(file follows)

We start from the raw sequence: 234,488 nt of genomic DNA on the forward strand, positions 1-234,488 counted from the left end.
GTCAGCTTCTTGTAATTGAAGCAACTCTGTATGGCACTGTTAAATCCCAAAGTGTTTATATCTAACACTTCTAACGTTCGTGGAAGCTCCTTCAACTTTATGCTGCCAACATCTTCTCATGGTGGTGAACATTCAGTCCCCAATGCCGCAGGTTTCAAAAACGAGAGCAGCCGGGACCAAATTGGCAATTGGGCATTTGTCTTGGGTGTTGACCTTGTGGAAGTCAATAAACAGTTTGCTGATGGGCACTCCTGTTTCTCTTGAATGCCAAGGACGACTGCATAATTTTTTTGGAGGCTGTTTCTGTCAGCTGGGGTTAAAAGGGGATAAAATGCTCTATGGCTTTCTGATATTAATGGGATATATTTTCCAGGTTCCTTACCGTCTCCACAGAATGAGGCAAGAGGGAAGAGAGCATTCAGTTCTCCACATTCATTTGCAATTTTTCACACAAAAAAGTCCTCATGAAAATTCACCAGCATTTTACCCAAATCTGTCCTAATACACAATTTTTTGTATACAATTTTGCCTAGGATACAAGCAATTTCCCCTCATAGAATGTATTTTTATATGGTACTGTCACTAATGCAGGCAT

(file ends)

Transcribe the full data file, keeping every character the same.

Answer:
We start from the raw sequence: 234,488 nt of genomic DNA on the forward strand, positions 1-234,488 counted from the left end.
GTCAGCTTCTTGTAATTGAAGCAACTCTGTATGGCACTGTTAAATCCCAAAGTGTTTATATCTAACACTTCTAACGTTCGTGGAAGCTCCTTCAACTTTATGCTGCCAACATCTTCTCATGGTGGTGAACATTCAGTCCCCAATGCCGCAGGTTTCAAAAACGAGAGCAGCCGGGACCAAATTGGCAATTGGGCATTTGTCTTGGGTGTTGACCTTGTGGAAGTCAATAAACAGTTTGCTGATGGGCACTCCTGTTTCTCTTGAATGCCAAGGACGACTGCATAATTTTTTTGGAGGCTGTTTCTGTCAGCTGGGGTTAAAAGGGGATAAAATGCTCTATGGCTTTCTGATATTAATGGGATATATTTTCCAGGTTCCTTACCGTCTCCACAGAATGAGGCAAGAGGGAAGAGAGCATTCAGTTCTCCACATTCATTTGCAATTTTTCACACAAAAAAGTCCTCATGAAAATTCACCAGCATTTTACCCAAATCTGTCCTAATACACAATTTTTTGTATACAATTTTGCCTAGGATACAAGCAATTTCCCCTCATAGAATGTATTTTTATATGGTACTGTCACTAATGCAGGCAT